Friday 26 July 2013

In all labour there is profit

My post today is a nice positive post about lovely people and good times. I like balance so I’ll start it with a rant. I was on line buying beer and came upon a brewery I had not heard of. I checked out their website to find more out about this new brewery. I am not going to name names because I’m sure the people in question mean well. When I got to the brewery web site I found they were not calling themselves brewers but Brewing Scientists. Images of white coated boffins in a state of the art lab pushing the envelope of brewing technology to delight and beguile the great drinking public instantly sprang to mind. Further perusing the web site which portrayed a Brewdog tribute band (so a tribute band to a Stone tribute band) revealed three plump young men brewing in what looks like their mum’s kitchen

I was starting to doubt their credentials as true scientists until I found that these brilliant men have found a way of brewing a beer containing no chemicals. “There are no chemicals in our beer……. None at all!” is the proud boast of these Albert Einstein’s of the beverage world. Now this really is an achievement. Making a beer without carbon, nitrogen, sulphur etc. which malt, hops and yeast are made of is an immense feat of scientific ground breaking. Making beer without the hydrogen and oxygen in water is, I have to say, worthy of a Nobel Prize. I predict great things for these guys and their world-changing beers.

And now back to the main thread of my post.

The brewing industry is lovely thing if you’re a brewer. You get paid for doing something you love and you get to socialise with other brewers who the best people on the planet. As with all groups of people you do meet the occasional bad apple (or cock as I like to call them) but they are few and far between. August is the time that brewers converge on London to attend the GBBF.

I have always got excited about the GBBF. The first few years because it was only place in the UK where you could sample all week and still not try all the beers available you intended to. Then because it was a big day out with team Brakspear. These days it’s because 100s of the people I love are assembled and in the mood for some beverages and craic. Another highlight of GBBF time which makes it even more wonderful is the brewer’s technical dinner. Hosted by Simpsons Malt the night before the GBBF trade day, the technical dinner has masonic feel to it. Head Brewers from the larger regional craft breweries down to more significant micro craft breweries assemble in the upstairs room of a Mayfair watering hole to gain insider knowledge of the progress of this year’s barley crop. The oak-clad room with huge Edwardian boardroom-style table and décor is filled with more brewing knowledge than any text book, virtually no ego and a real sense of gentile inclusiveness. The evening helps guide malt buying policy, recipe formulation and improves bread roll throwing accuracy.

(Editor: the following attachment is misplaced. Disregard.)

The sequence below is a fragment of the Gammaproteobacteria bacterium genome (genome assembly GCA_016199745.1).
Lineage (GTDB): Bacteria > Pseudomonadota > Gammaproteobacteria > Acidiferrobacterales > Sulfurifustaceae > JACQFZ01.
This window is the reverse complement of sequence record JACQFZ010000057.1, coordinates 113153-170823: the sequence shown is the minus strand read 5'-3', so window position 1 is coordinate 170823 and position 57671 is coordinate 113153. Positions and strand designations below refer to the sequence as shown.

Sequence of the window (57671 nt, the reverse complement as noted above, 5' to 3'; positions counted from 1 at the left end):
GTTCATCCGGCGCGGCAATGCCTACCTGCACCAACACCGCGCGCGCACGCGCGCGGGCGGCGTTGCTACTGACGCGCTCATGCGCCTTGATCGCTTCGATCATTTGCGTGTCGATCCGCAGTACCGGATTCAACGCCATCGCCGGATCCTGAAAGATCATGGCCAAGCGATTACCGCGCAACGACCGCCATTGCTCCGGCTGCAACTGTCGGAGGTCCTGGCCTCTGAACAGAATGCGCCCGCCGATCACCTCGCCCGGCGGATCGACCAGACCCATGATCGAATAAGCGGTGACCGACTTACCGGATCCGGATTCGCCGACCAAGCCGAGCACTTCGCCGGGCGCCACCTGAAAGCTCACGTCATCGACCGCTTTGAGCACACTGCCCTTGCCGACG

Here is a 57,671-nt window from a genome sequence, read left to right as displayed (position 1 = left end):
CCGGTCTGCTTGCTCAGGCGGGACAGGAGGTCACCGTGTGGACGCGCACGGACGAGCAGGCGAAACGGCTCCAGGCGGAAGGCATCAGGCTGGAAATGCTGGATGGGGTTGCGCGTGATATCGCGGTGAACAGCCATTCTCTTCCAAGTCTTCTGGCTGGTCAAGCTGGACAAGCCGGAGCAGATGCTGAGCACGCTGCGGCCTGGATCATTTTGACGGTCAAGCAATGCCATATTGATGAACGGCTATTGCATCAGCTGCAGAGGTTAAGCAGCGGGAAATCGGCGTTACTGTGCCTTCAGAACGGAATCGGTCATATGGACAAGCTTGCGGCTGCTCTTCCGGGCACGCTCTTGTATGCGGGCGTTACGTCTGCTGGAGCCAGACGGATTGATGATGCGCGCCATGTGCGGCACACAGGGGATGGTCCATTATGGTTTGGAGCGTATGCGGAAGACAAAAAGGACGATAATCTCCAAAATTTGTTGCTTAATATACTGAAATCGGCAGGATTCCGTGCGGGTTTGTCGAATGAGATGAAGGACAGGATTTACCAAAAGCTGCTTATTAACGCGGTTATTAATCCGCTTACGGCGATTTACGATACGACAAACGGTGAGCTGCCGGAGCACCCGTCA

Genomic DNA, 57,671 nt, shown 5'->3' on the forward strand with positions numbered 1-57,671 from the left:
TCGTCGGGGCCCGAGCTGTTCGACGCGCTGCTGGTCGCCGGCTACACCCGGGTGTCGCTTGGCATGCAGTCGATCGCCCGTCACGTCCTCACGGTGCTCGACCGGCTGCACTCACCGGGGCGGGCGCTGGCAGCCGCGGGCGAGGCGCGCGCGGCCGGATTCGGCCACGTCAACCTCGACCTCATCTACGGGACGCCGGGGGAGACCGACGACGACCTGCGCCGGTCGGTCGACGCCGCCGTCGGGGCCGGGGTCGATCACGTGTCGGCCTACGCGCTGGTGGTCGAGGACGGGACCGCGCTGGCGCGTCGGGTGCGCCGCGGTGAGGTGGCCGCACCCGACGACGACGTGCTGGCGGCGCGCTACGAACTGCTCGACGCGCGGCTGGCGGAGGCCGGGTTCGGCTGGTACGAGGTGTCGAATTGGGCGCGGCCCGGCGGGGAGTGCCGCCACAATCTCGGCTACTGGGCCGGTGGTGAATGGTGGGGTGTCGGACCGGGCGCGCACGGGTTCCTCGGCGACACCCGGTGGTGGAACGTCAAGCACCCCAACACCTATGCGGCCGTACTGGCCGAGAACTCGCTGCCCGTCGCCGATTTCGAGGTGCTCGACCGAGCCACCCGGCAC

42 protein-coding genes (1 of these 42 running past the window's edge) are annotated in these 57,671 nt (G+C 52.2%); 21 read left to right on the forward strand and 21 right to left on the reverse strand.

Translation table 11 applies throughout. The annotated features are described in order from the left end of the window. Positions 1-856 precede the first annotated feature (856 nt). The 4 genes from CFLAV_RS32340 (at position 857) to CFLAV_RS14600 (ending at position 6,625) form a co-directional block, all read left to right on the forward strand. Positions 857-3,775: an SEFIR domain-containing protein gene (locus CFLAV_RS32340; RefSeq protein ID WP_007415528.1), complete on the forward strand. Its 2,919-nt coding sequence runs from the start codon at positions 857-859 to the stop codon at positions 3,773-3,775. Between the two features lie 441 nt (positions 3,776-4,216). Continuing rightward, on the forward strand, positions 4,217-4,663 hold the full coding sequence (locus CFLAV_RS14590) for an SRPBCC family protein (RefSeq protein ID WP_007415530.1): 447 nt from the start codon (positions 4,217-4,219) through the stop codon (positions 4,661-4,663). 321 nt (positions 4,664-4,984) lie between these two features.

I am extending my GBBF trip this year to take part in the Urban Sessions and will be brewing live in front of an audience with Honest Brew on 14th August. Brewing a normal beer live didn’t feel enough. So I am going to do something which I think (everything has been done before in brewing so I’m probably wrong) has never been done before. I am brewing a beer with woodlice (as an ingredient not a collaborator). More details to follow.    

Friday 5 July 2013

Happy 5th Birthday Brewhouse

On 5th July 2008 I did the first mash in my DME brewhouse. Since then it has done just under 6000 brews, with around 150 thousand kg of hops, 19.2 million kg of malt and 504 million litres of water and using them to win 41 brewing awards. How she has changed! Ah the memories......